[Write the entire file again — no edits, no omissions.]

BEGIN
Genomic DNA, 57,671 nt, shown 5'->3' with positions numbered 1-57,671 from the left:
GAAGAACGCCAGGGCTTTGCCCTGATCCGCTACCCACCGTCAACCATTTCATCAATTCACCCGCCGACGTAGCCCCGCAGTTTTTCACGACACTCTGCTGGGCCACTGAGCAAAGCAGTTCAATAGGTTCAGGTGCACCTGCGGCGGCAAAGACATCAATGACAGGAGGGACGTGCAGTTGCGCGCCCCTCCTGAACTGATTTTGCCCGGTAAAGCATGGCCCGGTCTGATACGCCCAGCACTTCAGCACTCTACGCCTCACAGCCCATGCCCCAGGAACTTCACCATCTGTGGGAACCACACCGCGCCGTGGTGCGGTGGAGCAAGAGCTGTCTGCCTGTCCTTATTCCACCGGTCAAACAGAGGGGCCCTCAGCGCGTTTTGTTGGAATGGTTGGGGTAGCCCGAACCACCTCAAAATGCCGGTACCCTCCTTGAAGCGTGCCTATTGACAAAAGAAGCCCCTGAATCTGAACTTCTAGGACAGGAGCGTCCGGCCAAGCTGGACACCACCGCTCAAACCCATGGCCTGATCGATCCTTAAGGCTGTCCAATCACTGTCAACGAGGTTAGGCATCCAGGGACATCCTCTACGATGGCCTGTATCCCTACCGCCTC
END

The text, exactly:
Genomic DNA, 57,671 nt, shown 5'->3' with positions numbered 1-57,671 from the left:
GAAGAACGCCAGGGCTTTGCCCTGATCCGCTACCCACCGTCAACCATTTCATCAATTCACCCGCCGACGTAGCCCCGCAGTTTTTCACGACACTCTGCTGGGCCACTGAGCAAAGCAGTTCAATAGGTTCAGGTGCACCTGCGGCGGCAAAGACATCAATGACAGGAGGGACGTGCAGTTGCGCGCCCCTCCTGAACTGATTTTGCCCGGTAAAGCATGGCCCGGTCTGATACGCCCAGCACTTCAGCACTCTACGCCTCACAGCCCATGCCCCAGGAACTTCACCATCTGTGGGAACCACACCGCGCCGTGGTGCGGTGGAGCAAGAGCTGTCTGCCTGTCCTTATTCCACCGGTCAAACAGAGGGGCCCTCAGCGCGTTTTGTTGGAATGGTTGGGGTAGCCCGAACCACCTCAAAATGCCGGTACCCTCCTTGAAGCGTGCCTATTGACAAAAGAAGCCCCTGAATCTGAACTTCTAGGACAGGAGCGTCCGGCCAAGCTGGACACCACCGCTCAAACCCATGGCCTGATCGATCCTTAAGGCTGTCCAATCACTGTCAACGAGGTTAGGCATCCAGGGACATCCTCTACGATGGCCTGTATCCCTACCGCCTC